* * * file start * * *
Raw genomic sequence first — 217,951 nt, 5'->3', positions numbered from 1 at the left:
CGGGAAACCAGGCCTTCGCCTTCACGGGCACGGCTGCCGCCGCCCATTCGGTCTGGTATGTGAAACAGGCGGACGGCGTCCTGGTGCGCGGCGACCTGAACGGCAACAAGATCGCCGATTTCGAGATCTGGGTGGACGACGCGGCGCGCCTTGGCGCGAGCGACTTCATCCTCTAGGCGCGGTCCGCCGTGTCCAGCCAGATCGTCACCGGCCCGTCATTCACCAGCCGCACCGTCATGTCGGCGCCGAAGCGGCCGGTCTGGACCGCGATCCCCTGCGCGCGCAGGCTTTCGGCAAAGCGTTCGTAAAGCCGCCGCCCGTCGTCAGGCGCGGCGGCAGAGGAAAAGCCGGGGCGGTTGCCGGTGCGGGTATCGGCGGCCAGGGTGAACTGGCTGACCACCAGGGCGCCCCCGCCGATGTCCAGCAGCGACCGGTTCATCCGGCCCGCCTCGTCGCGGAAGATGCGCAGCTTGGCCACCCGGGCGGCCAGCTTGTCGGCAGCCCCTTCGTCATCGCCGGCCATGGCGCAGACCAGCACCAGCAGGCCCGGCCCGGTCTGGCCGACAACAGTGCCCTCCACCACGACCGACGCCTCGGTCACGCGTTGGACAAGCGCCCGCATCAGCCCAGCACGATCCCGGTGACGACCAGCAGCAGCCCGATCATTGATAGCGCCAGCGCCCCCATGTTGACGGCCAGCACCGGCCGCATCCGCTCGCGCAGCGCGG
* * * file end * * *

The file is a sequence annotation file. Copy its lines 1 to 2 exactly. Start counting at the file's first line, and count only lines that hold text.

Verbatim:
Raw genomic sequence first — 217,951 nt, 5'->3', positions numbered from 1 at the left:
CGGGAAACCAGGCCTTCGCCTTCACGGGCACGGCTGCCGCCGCCCATTCGGTCTGGTATGTGAAACAGGCGGACGGCGTCCTGGTGCGCGGCGACCTGAACGGCAACAAGATCGCCGATTTCGAGATCTGGGTGGACGACGCGGCGCGCCTTGGCGCGAGCGACTTCATCCTCTAGGCGCGGTCCGCCGTGTCCAGCCAGATCGTCACCGGCCCGTCATTCACCAGCCGCACCGTCATGTCGGCGCCGAAGCGGCCGGTCTGGACCGCGATCCCCTGCGCGCGCAGGCTTTCGGCAAAGCGTTCGTAAAGCCGCCGCCCGTCGTCAGGCGCGGCGGCAGAGGAAAAGCCGGGGCGGTTGCCGGTGCGGGTATCGGCGGCCAGGGTGAACTGGCTGACCACCAGGGCGCCCCCGCCGATGTCCAGCAGCGACCGGTTCATCCGGCCCGCCTCGTCGCGGAAGATGCGCAGCTTGGCCACCCGGGCGGCCAGCTTGTCGGCAGCCCCTTCGTCATCGCCGGCCATGGCGCAGACCAGCACCAGCAGGCCCGGCCCGGTCTGGCCGACAACAGTGCCCTCCACCACGACCGACGCCTCGGTCACGCGTTGGACAAGCGCCCGCATCAGCCCAGCACGATCCCGGTGACGACCAGCAGCAGCCCGATCATTGATAGCGCCAGCGCCCCCATGTTGACGGCCAGCACCGGCCGCATCCGCTCGCGCAGCGCGG